WILD WEST TRAIL OVERVIEW
Explore each unique section of the trail, from the Jarbidge Wilderness to the Grand Tetons and everything in between
Total mileage of the Idaho Centennial Trail and Jarbidge Wilderness portion: 914.56mi
Crown of the Continent Trail Section, from Idaho to Glacier National Park total mileage: 257.47 miles
Glacier National Park to Wild West Trail Southern Terminus 805.35 miles
Total Mileage: 2,0016 miles
*all trail mileage has been measured via Caltopo and is not 100% accurate. Mileage will be updated upon completion of the WWT 2018
Nevada and Idaho
(Idaho Centennial trail Northern terminus is 25 miles north of the Pacific Northwest Trail Eastward turn)
Montana and Wyoming
Find Your Hike and Experience the Great American Wilderness
The Wild West Trail is the realization of a vision to connect America’s largest and greatest open spaces with a backpacking trail. Combining parts of three long-distance trails, the Idaho Centennial Trail, Pacific Northwest Trail, and the Continental Divide Trail, while also incorporating new and existing routes, the WWT is a wilderness backpacker’s dream come true.
Backpack the largest wilderness areas in the lower 48 and experience extreme solitude, unlike any other trail. Walk through the Northern Rocky Mountains and witness an ecosystem nearly identical to the one Lewis and Clark discovered.
The Wild West Trail begins in the Jarbridge Wilderness, located in the most remote part of Nevada, and perhaps the most remote town in the lower 48. Following perennial rivers that hold the endangered Bull Trout, the hike ascends mountains and skirts alpine lakes.
Dropping onto the flat and dry Owyhee Desert of Southern Idaho, the WWT links up with the Idaho Centennial Trail and follows it until the northern terminus. Follow the Bruneau-Jarbridge wilderness and gaze into the canyon below. This section of the hike does require water caches.
Central Idaho’s beautiful and remote interior mountain range. Snow-capped peaks, high altitude lakes, and deep wilderness are hallmarks of this portion of the hike. Large roadless areas lie to the south of the official wilderness and provide a huge wilderness hike.
Combined, this wilderness area is the largest in the lower 48. Populations of Wolverine, Moose, Wolves, Black Bear, Elk, and rumors of Grizzly Bears promises an exciting hike. The Middle Fork of the Salmon River cuts through the mountains and offers views of white water rafters. Enjoy hot springs, trout fishing, and ultimate solitude.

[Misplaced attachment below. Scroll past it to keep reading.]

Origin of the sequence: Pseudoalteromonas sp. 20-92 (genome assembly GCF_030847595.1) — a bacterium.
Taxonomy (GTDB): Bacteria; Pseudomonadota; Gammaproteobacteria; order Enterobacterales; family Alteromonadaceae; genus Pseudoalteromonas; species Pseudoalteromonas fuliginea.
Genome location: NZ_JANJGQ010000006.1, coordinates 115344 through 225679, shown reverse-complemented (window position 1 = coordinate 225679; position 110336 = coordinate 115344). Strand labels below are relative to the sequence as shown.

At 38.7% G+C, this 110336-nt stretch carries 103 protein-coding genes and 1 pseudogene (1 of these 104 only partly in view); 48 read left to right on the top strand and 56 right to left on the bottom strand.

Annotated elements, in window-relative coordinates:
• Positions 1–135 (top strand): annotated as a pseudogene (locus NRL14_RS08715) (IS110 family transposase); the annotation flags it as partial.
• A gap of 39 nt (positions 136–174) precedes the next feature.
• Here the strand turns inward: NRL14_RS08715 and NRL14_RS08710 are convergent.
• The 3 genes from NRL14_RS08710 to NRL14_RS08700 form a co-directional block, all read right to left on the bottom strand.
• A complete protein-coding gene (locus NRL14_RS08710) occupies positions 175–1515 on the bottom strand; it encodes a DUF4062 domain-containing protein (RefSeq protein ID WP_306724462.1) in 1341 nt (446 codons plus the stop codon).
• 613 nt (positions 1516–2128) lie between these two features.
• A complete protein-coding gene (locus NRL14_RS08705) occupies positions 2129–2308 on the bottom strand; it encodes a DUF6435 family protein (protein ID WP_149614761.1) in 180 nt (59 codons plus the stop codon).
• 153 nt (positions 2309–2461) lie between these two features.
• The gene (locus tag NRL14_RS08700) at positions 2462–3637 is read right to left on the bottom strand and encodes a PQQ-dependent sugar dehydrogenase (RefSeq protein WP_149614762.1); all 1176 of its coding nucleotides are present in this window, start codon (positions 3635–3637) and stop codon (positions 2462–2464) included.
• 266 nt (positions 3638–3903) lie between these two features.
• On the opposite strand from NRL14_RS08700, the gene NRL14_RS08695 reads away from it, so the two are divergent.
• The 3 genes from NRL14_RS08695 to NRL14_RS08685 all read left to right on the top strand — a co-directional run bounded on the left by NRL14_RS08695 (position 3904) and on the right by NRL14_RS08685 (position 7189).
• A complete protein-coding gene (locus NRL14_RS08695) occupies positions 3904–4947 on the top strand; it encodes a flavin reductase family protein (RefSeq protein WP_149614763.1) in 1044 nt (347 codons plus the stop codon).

Walk along the ridgeline that makes the border of Montana and Idaho. Enjoy pristine views and endless miles of National Forest. Rugged, remote, and relatively un-hiked, finding the trail can be just as much an adventure as walking it.
Part of the Pacific Northwest, the climate is much wetter in this part of the state than elsewhere. Dense forests of Douglas Fir cover the landscape. Walk along the shoreline of Priest Lake and finally, to the Canadian Border.
Turn East and hike the eastern leg of the Pacific Northwest Trail. Thick forests and wild rivers lay in front of you. This part of the trail sees few hikers and it does pass through Grizzly territory. Inland temperate rainforests, virgin forests, and wild rivers lay ahead.
Awe-inspiring jagged peaks, immaculate air, and world-class trout fishing can all be found here. The WWT meets up with the Continental Divide Trail (CDT) as it turns southward. See the backcountry of one of America’s most beautiful parks.
163 miles of unbroken wilderness, spanning grizzly bear habitat, ensures the hike of a lifetime. Few hikers make it this deep into the wilderness. Rugged landscapes and ultimate freedom are the rewards for any hiker to this region.
Inspired by the Big Sky Variant of the CDT, this section of the WWT promises a backdoor view of Montana. Walk through rural landscapes and mountains that never end. The Spanish Peaks on Yellowstone’s border provide epic backdrops. Backpack through the Gallatin Petrified Forest and have a glimpse back in time.
Staying in the greater Yellowstone biome for over 200 miles, the WWT follows the Lamar Valley, known as the Serengeti of North America. Bison herds and grizzly bears call this place home, we are just visitors. Hot springs, backcountry fishing, and a remote wilderness camping is available inside the Nation’s most popular National Park.
South of Yellowstone lies the iconic Grand Tetons. The WWT traverses down the wild, western flank of the range before straddling the mountains and following the Teton Crest Trail to its southern terminus.